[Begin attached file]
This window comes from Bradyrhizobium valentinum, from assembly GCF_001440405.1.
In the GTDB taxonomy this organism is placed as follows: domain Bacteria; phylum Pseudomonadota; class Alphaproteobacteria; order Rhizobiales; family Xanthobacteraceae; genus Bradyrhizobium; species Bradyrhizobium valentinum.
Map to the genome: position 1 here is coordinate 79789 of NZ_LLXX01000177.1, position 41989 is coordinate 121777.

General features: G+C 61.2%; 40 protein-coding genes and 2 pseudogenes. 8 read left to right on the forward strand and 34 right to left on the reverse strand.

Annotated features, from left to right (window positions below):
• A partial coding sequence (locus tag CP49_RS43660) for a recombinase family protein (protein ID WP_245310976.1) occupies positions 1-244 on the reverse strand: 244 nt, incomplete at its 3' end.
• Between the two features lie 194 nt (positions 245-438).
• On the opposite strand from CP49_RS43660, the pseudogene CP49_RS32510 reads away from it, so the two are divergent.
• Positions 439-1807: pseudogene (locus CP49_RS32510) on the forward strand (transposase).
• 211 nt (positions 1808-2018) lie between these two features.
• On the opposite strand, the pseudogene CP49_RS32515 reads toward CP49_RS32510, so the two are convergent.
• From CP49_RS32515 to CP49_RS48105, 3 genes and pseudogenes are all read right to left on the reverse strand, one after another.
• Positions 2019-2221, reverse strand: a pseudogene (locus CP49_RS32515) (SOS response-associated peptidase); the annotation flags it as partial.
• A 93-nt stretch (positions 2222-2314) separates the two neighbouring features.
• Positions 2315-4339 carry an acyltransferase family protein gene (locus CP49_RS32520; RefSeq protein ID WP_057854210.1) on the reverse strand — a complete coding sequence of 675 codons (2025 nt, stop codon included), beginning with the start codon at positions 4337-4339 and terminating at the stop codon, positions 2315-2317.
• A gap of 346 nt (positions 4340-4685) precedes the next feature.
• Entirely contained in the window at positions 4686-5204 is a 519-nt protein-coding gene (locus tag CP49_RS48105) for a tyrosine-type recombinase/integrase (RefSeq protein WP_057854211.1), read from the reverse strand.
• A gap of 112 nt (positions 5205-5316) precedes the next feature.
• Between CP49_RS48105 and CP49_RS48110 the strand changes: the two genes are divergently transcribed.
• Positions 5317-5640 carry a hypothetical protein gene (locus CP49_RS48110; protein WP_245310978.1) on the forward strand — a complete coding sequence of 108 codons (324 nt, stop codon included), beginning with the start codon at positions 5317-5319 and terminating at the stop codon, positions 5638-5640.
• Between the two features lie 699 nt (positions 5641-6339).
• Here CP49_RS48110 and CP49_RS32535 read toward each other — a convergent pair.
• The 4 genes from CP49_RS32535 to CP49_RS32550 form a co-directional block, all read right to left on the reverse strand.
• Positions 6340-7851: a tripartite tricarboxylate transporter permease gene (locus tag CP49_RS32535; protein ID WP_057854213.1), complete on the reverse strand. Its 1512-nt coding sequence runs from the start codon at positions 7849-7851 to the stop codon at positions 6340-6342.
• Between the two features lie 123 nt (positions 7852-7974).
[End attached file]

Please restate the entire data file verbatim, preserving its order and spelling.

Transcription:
This window comes from Bradyrhizobium valentinum, from assembly GCF_001440405.1.
In the GTDB taxonomy this organism is placed as follows: domain Bacteria; phylum Pseudomonadota; class Alphaproteobacteria; order Rhizobiales; family Xanthobacteraceae; genus Bradyrhizobium; species Bradyrhizobium valentinum.
Map to the genome: position 1 here is coordinate 79789 of NZ_LLXX01000177.1, position 41989 is coordinate 121777.

General features: G+C 61.2%; 40 protein-coding genes and 2 pseudogenes. 8 read left to right on the forward strand and 34 right to left on the reverse strand.

Annotated features, from left to right (window positions below):
• A partial coding sequence (locus tag CP49_RS43660) for a recombinase family protein (protein ID WP_245310976.1) occupies positions 1-244 on the reverse strand: 244 nt, incomplete at its 3' end.
• Between the two features lie 194 nt (positions 245-438).
• On the opposite strand from CP49_RS43660, the pseudogene CP49_RS32510 reads away from it, so the two are divergent.
• Positions 439-1807: pseudogene (locus CP49_RS32510) on the forward strand (transposase).
• 211 nt (positions 1808-2018) lie between these two features.
• On the opposite strand, the pseudogene CP49_RS32515 reads toward CP49_RS32510, so the two are convergent.
• From CP49_RS32515 to CP49_RS48105, 3 genes and pseudogenes are all read right to left on the reverse strand, one after another.
• Positions 2019-2221, reverse strand: a pseudogene (locus CP49_RS32515) (SOS response-associated peptidase); the annotation flags it as partial.
• A 93-nt stretch (positions 2222-2314) separates the two neighbouring features.
• Positions 2315-4339 carry an acyltransferase family protein gene (locus CP49_RS32520; RefSeq protein ID WP_057854210.1) on the reverse strand — a complete coding sequence of 675 codons (2025 nt, stop codon included), beginning with the start codon at positions 4337-4339 and terminating at the stop codon, positions 2315-2317.
• A gap of 346 nt (positions 4340-4685) precedes the next feature.
• Entirely contained in the window at positions 4686-5204 is a 519-nt protein-coding gene (locus tag CP49_RS48105) for a tyrosine-type recombinase/integrase (RefSeq protein WP_057854211.1), read from the reverse strand.
• A gap of 112 nt (positions 5205-5316) precedes the next feature.
• Between CP49_RS48105 and CP49_RS48110 the strand changes: the two genes are divergently transcribed.
• Positions 5317-5640 carry a hypothetical protein gene (locus CP49_RS48110; protein WP_245310978.1) on the forward strand — a complete coding sequence of 108 codons (324 nt, stop codon included), beginning with the start codon at positions 5317-5319 and terminating at the stop codon, positions 5638-5640.
• Between the two features lie 699 nt (positions 5641-6339).
• Here CP49_RS48110 and CP49_RS32535 read toward each other — a convergent pair.
• The 4 genes from CP49_RS32535 to CP49_RS32550 form a co-directional block, all read right to left on the reverse strand.
• Positions 6340-7851: a tripartite tricarboxylate transporter permease gene (locus tag CP49_RS32535; protein ID WP_057854213.1), complete on the reverse strand. Its 1512-nt coding sequence runs from the start codon at positions 7849-7851 to the stop codon at positions 6340-6342.
• Between the two features lie 123 nt (positions 7852-7974).